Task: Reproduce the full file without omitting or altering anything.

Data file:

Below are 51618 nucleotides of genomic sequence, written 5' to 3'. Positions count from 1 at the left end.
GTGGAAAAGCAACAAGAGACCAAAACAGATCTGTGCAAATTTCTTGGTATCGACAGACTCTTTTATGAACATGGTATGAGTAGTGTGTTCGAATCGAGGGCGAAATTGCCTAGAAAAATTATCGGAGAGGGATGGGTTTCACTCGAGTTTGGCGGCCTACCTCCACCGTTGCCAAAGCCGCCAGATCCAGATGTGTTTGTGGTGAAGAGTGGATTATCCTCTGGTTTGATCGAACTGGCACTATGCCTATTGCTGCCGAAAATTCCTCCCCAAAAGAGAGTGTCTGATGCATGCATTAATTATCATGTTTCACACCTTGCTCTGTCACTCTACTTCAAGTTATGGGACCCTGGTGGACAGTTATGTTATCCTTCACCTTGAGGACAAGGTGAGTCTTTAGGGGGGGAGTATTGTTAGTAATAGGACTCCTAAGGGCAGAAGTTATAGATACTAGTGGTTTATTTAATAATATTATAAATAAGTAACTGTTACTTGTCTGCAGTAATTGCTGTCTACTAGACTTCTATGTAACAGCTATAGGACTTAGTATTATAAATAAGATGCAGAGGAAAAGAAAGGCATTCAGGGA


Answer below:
Below are 51618 nucleotides of genomic sequence, written 5' to 3'. Positions count from 1 at the left end.
GTGGAAAAGCAACAAGAGACCAAAACAGATCTGTGCAAATTTCTTGGTATCGACAGACTCTTTTATGAACATGGTATGAGTAGTGTGTTCGAATCGAGGGCGAAATTGCCTAGAAAAATTATCGGAGAGGGATGGGTTTCACTCGAGTTTGGCGGCCTACCTCCACCGTTGCCAAAGCCGCCAGATCCAGATGTGTTTGTGGTGAAGAGTGGATTATCCTCTGGTTTGATCGAACTGGCACTATGCCTATTGCTGCCGAAAATTCCTCCCCAAAAGAGAGTGTCTGATGCATGCATTAATTATCATGTTTCACACCTTGCTCTGTCACTCTACTTCAAGTTATGGGACCCTGGTGGACAGTTATGTTATCCTTCACCTTGAGGACAAGGTGAGTCTTTAGGGGGGGAGTATTGTTAGTAATAGGACTCCTAAGGGCAGAAGTTATAGATACTAGTGGTTTATTTAATAATATTATAAATAAGTAACTGTTACTTGTCTGCAGTAATTGCTGTCTACTAGACTTCTATGTAACAGCTATAGGACTTAGTATTATAAATAAGATGCAGAGGAAAAGAAAGGCATTCAGGGA